filed: February 5, 1982.
THE LAUREL NATIONAL BANK, APPELLANT,
MUTUAL BENEFIT INSURANCE COMPANY
No. 612 April Term, 1979, Appeal from the Order of Court of Common Pleas of Cambria County, Civil Division, at No. 1977-1010.
Edward Peduzzi, Ebensburg, for appellant.
R. Thomas Strayer, Johnstown, for appellee.
Spaeth, Wickersham and Lipez, JJ.
Author: Per Curiam
[ 295 Pa. Super. Page 256]
The instant appeal comes to us as a result of an order of the lower court awarding appellant, Laurel National Bank ("Laurel Bank"), insurance coverage as mortgagee under one mortgage but denying it coverage on the same property and under the same policy under its second mortgage. Laurel Bank contends that both mortgages should be covered by the insurance policy and that the amount due under the policy should not be limited to its preforeclosure debt.
Laurel Bank filed a complaint in assumpsit against Mutual Benefit Insurance, which case came on for trial before the Honorable Eugene A. Creany in the Court of Common Pleas of Cambria County on May 3, 1978, non-jury. On January 2, 1979, Judge Creany entered an order directing that Mutual
[ 295 Pa. Super. Page 257]
Benefit Insurance Company pay to the Laurel National Bank the sum of $25,000.00, representing the pre-foreclosure value of the first mortgage. In compliance with Pa.R.C.P. 1038, exceptions were filed, briefed and argued and on June 15, 1979 the exceptions were dismissed en banc.
Laurel Bank took a direct appeal to this court from such order entered on June 15, 1979. Final judgment was not entered.
As we said in Murray v. Abcon, Inc., 291 Pa. Super. 428, 435 A.2d 1301 (1981):
Orders dismissing exceptions following non-jury trials are interlocutory and non-appealable until judgment has been entered on the docket. See, e.g., Heffner v. Bock, 287 Pa. Super. 345, 430 A.2d 318 (1981); Lashner v. Redevelopment Authority of the City of Philadelphia, 286 Pa. Super. 549, 429 A.2d 659 (1981); Slaseman v. Myers, 285 Pa. Super. 167, 427 A.2d 165 (1981); Penstan Supply Co. v. Hay, 283 Pa. Super. 558, 424 A.2d 950 (1981). Similarly, orders dismissing post-trial motions following jury trials are interlocutory and non-appealable until entry of final judgment. See, e.g., Slagter v. Thrifty Clean, Inc. (Slagter v. Mix), 441 Pa. 272, 272 A.2d 885 (1971); Thomas M. Durkin & Sons, Inc. v. Nether Providence Township School Authority, 291 Pa. Super. 402, 435 A.2d 1288 (1981); Brogley v. Chambersburg Engineering Co., 283 Pa. Super. 562, 424 A.2d 952 (1981). These decisions rest upon Rule 301 of the Pennsylvania Rules of Appellate Procedure, which provides in pertinent part:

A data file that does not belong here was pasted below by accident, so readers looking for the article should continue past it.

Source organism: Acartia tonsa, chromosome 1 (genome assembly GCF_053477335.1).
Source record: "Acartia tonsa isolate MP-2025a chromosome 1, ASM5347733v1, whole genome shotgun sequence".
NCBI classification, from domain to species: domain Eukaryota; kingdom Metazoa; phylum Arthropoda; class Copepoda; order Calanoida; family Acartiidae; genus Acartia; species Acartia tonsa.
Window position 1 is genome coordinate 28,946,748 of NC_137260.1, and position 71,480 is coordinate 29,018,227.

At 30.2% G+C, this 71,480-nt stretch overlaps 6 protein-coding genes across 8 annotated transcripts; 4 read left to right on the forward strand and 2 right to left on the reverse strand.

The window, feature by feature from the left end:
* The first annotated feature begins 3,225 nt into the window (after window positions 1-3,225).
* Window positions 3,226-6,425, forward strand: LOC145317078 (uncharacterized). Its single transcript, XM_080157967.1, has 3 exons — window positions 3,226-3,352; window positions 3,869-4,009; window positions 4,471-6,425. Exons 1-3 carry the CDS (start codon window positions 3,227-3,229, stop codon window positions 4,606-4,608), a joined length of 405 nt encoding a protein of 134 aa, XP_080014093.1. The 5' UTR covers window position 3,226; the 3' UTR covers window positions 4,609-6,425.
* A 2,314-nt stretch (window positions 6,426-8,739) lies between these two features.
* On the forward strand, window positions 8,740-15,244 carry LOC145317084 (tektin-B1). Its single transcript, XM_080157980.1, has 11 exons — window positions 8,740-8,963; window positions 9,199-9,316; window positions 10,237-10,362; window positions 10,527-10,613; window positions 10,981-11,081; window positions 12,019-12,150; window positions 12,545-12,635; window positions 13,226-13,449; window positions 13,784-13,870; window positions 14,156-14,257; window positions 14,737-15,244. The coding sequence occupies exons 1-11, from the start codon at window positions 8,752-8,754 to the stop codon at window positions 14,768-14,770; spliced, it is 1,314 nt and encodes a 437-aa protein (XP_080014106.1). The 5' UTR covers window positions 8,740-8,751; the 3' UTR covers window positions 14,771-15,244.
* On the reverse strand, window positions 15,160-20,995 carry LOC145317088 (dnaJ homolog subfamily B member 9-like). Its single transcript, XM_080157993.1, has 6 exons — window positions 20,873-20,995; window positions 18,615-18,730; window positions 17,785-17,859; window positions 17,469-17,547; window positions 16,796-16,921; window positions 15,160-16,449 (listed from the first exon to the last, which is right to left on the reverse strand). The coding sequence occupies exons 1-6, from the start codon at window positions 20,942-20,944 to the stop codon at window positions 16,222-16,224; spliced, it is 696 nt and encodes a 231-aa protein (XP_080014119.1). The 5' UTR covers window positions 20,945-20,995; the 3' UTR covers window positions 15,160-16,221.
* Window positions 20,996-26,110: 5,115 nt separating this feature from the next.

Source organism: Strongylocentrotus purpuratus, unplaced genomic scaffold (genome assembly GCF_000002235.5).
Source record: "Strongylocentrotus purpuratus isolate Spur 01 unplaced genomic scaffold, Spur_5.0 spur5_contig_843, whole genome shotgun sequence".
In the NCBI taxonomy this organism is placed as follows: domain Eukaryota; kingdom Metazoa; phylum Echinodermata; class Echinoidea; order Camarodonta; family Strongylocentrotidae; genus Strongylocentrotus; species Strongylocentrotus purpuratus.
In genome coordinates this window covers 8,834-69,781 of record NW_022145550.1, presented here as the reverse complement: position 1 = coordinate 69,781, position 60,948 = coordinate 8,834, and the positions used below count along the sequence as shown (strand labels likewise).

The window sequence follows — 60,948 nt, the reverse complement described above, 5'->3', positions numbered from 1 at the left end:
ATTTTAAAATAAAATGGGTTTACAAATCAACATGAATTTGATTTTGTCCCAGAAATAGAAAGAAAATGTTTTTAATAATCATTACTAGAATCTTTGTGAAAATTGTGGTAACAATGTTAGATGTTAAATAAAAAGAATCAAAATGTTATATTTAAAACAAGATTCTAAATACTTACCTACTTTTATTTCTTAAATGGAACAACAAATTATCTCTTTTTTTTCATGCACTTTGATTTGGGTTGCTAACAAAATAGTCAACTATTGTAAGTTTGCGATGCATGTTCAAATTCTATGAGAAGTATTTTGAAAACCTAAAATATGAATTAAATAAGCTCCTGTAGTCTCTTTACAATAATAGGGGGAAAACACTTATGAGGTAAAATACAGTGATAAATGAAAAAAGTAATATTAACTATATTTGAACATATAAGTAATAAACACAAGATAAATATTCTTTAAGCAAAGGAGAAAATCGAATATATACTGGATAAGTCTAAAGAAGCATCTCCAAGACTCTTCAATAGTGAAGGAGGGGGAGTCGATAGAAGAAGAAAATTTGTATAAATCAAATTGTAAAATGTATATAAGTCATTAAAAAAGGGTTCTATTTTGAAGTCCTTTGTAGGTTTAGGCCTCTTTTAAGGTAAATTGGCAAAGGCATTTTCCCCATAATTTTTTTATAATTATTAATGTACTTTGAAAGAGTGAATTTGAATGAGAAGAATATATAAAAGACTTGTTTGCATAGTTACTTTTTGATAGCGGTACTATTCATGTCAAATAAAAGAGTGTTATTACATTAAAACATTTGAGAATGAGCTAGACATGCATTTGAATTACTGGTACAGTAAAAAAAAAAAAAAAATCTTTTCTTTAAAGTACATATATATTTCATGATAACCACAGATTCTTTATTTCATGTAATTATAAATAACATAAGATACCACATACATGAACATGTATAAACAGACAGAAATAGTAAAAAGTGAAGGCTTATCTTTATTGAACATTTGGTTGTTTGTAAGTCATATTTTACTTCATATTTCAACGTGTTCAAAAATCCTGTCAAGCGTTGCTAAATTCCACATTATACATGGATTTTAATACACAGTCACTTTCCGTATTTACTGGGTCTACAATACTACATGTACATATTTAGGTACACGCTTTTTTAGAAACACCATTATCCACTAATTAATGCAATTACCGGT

(a) Entry upon docket below. No order shall be appealable until it has been entered upon the appropriate docket in the lower court . . . .
(c) Orders not appealable. A direction by the lower court that a specified judgment, sentence or other order shall be entered, unaccompanied by actual entry of the specified order in the docket, or a direction that a verdict of a jury be recorded or entered, or an order denying a motion for a new trial, does not constitute an
[ 295 Pa. Super. Page 258]
appealable order. Any such order shall be reduced to judgment and docketed before an appeal is taken.
Appellate Rule 301 intermeshes with the provisions of the Rules of Civil Procedure governing post-trial motions practice. For example, all post-trial motions or exceptions must be filed within ten days after the verdict or decision by the court. See Pa.R.Civ.P. 227.1 (jury trials), and 1038(d) (non-jury trials). Together, these rules provide essentially uniform procedural prerequisites for appeals in civil actions at law. See Thomas M. Durkin & Sons, Inc. v. Nether Providence Township School Authority, supra 291 Pa. at 404, 435 A.2d at 1289. See also E. J. McAleer & Co. v. Iceland Products, Inc., 475 Pa. 610, 612 n.2, 381 A.2d 441, 442 n.2 (1977); Explanatory Note to Pa.R.Civ.P. 227.1.
Id., 291 Pa. Super. at 430, 435 A.2d at 1302-03.
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